‘A’ lives abroad and has previously maintained his refusal to appear was due to his fear his identity would be revealed. But it has now emerged that in the years he was refusing to attend court he was travelling to the North and taking part in public functions involving senior RUC officers. Indeed, at one such function, celebrating the 30th anniversary of the formation of the HMSU, ‘A’ was given an award at a black-tie dinner attended by senior PSNI personnel.
It was further disclosed that ‘A’ told a doctor that his job was “great until the ceasefire”.
Jordan killing masked in cover-up and lies
The 1992 killing of Pearse Jordan happened on the Falls Road in Belfast as the 22-year-old IRA Volunteer was driving citywards in a car commandeered by the IRA when it was rammed by an armoured RUC vehicle.
As Jordan staggered from the red Ford Orion and ran across the Falls Road, Sergeant ‘A’ opened fire. Three rounds from a burst of five fired hit Jordan in the back, fatally wounding him.
The RUC officer claimed that he only opened fire when Jordan turned around and he “feared he [Pearse Jordan] was going to shoot” him.
Forensic evidence, however, later showed that Jordan was unarmed and that the rounds that killed him all struck him from behind, hitting him in the arm, shoulder and the back.
During his testimony ‘A’ had described himself as one of the most experienced and capable armed police officers in Western Europe yet admitted he “reacted in a flash” when he opened fire. He added: “When he [Pearse Jordan] turned around I couldn’t see his hands and I thought my life was in danger.”
‘A’ also claimed that the RUC vehicle he was behind and from where he fired his shots blocked his vision of the victim’s full torso. Forensic evidence, the position of spent cartridges and the entry wounds question this and suggest that ‘A’ had a clear view of Jordan when he opened fire.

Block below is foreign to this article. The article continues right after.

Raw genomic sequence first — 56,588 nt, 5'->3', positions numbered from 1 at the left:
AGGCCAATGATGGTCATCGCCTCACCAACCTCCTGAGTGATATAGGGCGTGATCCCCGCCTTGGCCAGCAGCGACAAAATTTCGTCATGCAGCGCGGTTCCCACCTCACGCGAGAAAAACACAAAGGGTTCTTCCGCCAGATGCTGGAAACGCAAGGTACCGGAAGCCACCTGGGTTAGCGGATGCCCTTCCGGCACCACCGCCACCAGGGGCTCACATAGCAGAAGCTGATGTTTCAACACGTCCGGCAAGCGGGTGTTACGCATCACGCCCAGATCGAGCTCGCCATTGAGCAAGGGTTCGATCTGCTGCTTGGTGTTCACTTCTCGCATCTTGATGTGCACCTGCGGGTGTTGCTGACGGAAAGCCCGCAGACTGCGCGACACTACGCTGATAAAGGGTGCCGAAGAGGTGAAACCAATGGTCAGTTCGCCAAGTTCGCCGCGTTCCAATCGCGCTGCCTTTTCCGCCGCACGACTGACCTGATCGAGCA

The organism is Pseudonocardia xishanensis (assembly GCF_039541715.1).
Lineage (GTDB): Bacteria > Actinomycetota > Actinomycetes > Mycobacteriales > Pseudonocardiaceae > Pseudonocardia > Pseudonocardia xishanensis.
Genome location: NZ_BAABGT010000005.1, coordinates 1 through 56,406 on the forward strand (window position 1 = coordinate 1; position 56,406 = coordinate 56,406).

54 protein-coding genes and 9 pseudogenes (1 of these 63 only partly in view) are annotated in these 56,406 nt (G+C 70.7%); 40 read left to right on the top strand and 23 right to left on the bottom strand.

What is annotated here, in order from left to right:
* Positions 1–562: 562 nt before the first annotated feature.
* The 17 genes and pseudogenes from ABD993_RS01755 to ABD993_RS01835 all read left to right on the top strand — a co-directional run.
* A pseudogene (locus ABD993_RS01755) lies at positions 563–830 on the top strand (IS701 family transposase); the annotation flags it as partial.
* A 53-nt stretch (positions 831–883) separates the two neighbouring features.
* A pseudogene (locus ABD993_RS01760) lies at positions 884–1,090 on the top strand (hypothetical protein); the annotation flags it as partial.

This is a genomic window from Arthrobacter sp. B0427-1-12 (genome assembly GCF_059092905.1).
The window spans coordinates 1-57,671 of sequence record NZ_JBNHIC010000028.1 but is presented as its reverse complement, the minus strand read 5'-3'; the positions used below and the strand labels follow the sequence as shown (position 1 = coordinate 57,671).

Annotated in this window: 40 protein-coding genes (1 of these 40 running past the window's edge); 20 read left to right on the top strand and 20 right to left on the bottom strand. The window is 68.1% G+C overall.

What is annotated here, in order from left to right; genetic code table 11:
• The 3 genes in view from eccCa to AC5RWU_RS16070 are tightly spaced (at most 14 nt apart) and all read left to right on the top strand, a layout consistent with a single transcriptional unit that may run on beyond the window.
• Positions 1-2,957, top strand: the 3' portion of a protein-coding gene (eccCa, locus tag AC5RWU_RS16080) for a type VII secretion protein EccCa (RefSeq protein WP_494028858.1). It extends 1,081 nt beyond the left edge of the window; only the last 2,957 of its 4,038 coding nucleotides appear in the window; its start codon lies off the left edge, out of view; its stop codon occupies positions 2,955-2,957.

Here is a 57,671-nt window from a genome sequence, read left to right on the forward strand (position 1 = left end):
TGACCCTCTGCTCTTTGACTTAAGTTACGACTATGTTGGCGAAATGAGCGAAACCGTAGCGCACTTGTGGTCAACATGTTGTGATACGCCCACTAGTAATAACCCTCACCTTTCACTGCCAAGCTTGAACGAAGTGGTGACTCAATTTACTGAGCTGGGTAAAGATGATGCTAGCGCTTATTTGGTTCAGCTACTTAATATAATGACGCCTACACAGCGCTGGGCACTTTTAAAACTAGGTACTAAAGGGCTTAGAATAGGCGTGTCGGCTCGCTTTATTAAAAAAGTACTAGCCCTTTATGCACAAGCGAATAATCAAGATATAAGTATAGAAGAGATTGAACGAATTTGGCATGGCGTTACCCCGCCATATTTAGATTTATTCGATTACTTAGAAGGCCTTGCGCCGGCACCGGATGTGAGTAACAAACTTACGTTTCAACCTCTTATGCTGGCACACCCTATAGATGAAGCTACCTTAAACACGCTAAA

An Phoblacht has also been told that, contrary to RUC regulations, ‘A’ had a bullet in the breech of his weapon when his unit left Andersonstown Barracks in pursuit of Pearse Jordan’s car.
Sergeant ‘A’ admits making false shoot-to-kill statement
When barrister Barry MacDonald QC questioned ‘A’ about his involvement in the 1982 killings of Grew and Carroll he admitted making false statements. He was asked:
“You were prepared to make false statements and tell whatever lies you were told to do so?”
Sergeant ‘A’ replied:
He further admitted that if he had been called to give evidence in the trial of an RUC colleague charged with murder he would have lied in court.
Despite these admissions, ‘A’ rejected the barrister’s assertion that he was also prepared to lie about the shooting of Pearse Jordan. He also denied suggestions from counsel that he had shot the unarmed man knowing he posed no threat.
“My recollection of what happened on the night is what I have said previously,” ‘A’ insisted.
Four civilian witnesses also contradicted ‘A’s testimony.
Their statements stated that after the Orion driven had been rammed, Pearse Jordan got out of the car, shaken, and staggered across the road towards the witnesses and followed by RUC officers.
Sergeant ‘A’ fired from about 12 feet away.